72. 72. Entrepreneurs and Strategic AlliancesS.A. are more ‘integrative forms’ of inter-firm cooperation such as JV, joint R&D, Designing,Distribution (Das & Teng, 1996)Often by firms in same industry: More integrative – more intensive inter-firm co-op. work together for explicit strategic objectives (value chain). 1 Alliance with larger co. can help avoid short-term ‘sinking the ship’ risk. i.e. gives legitimacy- credibility… eliminates risk of bankruptcy. - Dealership and supplier relationships. 2 Expeditiously capitalize on opportunities tat otherwise cant (in short-run)Dangerous because 1 If alliance becomes an interim and covert cover for M&A, manipulations. 2 New venture becomes so embedded that difficult to survive on own. - Strategic flexibility compromised.Craftsman ‘Short-range High Risk’ so do not care much for ‘sinking the ship’ risk.Opportunistic ‘Long-range Low Risk’ so they do not go this route.Conclusion > S.A. are ‘high risk’ and not compatible for either group of entrep. Hence not preferred by entrepreneurs.
  73. 73. My commentsAn entrepreneurs current engagement is not end of the world for him.But obsessed with scope of current idea…the scope evolves over time…Critical is to actively seek learning, connections, legitimacy, credibility, reputation, confidence andto sustain (till reach success).
  74. 74. Research Article # 10 Pre-Start up preparations:Why Business plan is not always written
  75. 75. Research Article # 11 Form or substance:Plans in Venture Capital decision making Simpson, you promised you wouldn’t tell anybody that I turned down Bill Gates and funded Kingfisher instead !
  76. 76. Form or substance ? Business Plans in Venture Capital decision making Resumes for Interviewer decision making Book proposals for publishing Do you see a parallel ? ? ?Say, that’s an mighty impressive resume. Mind if I borrow it for a few minutes?
  77. 77. In the context of initial screening by Venture Capitalists for funding (answer the same for initial screening by a Hiring Manager) Does an entrep. try to control the info and hence the outcome? Yes. He drafts proposal as per his understanding of ‘what is critical’ info(what he thinks is a high validity cue) and what can influence the outcome of VC decision making. What is a Cue ? What are High Validity Cues ? Cues that have strong association with quality of investment. What are Low Validity Cues ? Cues that have little association with quality of investment. What is the most important class of signals ? ‘The presentation and the content of business planning documents’.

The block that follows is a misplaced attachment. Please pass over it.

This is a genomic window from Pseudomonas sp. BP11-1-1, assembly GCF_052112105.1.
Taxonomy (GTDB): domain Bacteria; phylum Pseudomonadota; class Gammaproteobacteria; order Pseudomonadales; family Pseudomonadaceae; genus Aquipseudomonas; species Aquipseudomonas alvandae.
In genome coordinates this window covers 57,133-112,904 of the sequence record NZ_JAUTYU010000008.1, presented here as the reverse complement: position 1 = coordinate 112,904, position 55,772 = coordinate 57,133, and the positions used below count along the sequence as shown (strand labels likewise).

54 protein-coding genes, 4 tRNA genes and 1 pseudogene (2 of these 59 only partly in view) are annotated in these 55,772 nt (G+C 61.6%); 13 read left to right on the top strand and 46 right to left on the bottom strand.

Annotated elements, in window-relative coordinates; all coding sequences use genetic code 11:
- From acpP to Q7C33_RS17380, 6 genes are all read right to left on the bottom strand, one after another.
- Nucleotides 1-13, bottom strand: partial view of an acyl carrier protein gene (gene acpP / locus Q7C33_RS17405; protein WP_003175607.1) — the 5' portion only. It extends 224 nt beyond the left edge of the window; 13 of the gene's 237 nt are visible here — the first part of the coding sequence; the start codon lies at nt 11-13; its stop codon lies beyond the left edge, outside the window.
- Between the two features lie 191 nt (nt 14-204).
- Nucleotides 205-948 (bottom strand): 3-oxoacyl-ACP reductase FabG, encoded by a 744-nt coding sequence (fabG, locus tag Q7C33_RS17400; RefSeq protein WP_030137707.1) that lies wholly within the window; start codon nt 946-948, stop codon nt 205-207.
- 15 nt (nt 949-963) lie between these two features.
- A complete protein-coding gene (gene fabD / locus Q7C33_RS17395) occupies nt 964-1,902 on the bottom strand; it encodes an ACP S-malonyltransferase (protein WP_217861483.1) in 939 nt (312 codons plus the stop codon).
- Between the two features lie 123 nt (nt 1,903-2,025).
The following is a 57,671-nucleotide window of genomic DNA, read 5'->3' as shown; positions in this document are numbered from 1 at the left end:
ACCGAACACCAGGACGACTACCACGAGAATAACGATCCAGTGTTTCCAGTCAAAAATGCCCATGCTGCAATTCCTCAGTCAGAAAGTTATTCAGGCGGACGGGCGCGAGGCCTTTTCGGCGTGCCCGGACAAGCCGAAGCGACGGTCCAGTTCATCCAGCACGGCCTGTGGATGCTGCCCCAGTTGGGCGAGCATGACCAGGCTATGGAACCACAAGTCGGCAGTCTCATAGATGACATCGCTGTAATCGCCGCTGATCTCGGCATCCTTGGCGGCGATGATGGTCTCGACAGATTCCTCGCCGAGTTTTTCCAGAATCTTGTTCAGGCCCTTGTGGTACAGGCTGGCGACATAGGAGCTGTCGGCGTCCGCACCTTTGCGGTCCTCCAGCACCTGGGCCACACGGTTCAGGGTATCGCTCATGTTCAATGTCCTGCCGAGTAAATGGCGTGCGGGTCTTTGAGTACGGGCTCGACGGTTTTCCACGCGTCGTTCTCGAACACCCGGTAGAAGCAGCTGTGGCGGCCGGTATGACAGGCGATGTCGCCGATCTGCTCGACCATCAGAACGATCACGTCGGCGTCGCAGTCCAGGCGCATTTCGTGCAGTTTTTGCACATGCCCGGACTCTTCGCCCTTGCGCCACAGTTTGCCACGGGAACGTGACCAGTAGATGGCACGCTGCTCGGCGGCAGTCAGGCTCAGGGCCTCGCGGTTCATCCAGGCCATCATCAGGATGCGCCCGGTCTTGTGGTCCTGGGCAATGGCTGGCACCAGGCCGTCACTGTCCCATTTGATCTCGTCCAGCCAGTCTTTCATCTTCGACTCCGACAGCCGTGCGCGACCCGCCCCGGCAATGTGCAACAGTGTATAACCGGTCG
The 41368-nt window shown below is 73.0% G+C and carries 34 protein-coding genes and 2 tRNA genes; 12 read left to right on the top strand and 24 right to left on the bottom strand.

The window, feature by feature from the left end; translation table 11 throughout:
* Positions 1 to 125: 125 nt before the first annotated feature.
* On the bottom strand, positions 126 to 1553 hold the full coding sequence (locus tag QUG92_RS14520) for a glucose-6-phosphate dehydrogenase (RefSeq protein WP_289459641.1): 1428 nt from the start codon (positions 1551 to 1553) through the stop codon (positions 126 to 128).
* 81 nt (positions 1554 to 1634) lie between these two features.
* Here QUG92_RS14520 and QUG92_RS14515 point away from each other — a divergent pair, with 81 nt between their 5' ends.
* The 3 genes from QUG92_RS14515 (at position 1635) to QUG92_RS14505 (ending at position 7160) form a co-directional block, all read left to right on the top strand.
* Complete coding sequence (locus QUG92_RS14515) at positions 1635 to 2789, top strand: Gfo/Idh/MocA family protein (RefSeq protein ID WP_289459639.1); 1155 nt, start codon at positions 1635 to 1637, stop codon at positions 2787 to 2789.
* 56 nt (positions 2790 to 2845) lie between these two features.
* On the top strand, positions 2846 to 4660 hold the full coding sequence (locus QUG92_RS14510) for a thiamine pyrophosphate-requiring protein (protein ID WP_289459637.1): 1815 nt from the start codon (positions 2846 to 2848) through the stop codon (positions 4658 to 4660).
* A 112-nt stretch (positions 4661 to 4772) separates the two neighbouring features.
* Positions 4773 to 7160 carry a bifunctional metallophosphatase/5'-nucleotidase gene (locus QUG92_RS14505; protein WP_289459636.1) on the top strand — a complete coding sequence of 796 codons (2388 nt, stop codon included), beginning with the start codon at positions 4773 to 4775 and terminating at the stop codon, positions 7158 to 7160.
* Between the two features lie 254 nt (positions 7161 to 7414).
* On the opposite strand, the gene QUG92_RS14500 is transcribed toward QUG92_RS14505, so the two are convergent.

78. 78. The introduction 1 Are you trying to outwit the VC through your Business Plan Documentation ? 2 Is presence of documents strongly or weekly associated with VC decision making? 3 Whether VC’s learn information independent of its inclusion in proposals?Venture Capitalists review hundreds or thousands of proposals for each one that receives funding.Decision makers are often forced to make fast yet high-stake decisions with ‘limited’ informationi.e. high uncertainty and strong info asymmetries (next page).1 Entrepreneurs control the initial flow of info to potential investors.2 Further, time constraints prevent VC’s from studying proposals in detail. Hence their initial screening decisions are based upon sparse info and necessarily rely upon ‘shortcuts’ or Heuristics , to increase speed of decision making… … Cognitive decision theory suggests that in such settings individuals rely on ‘cues’ to facilitate decisions. (Rosch, 1975).This study advances our understanding of use of cues in strategic settings by ‘empirically identifying andcharacterizing’ cues associated with successful resource acquisition in context of VC Funding.
  79. 79. Information Asymmetries between VC’s and entrepreneurs Obviously there is a difference between what the entrep knows and what he includes and omits that creates info asymmetries. Entrep try to choose signals that are costly to acquire to ‘suggest’ (and hopefully effectively) that their ventures are of high quality.Communicative View - These signals are important decision cues if they effectively communicate info. about the venture. Rosch, 1975 stated that such cues are said to have a ‘high validity’. But do VC’s and entrep share common view of what constitute high validity cues ? While entrep’s sure think so.. the fact is in uncertain environments, high validity cues may be difficult to identify.Ceremonial view - Instead participants rely on cues that have a mimetic conformance to prevailing norms, even when such cues have ‘low validity’. Info. disclosed by the entrep that signified an understanding of the norms of exchange would legitimize the venture in eyes of the investor. In effect ‘content’ would matter less than the ways in which its delivery conformed to expectations.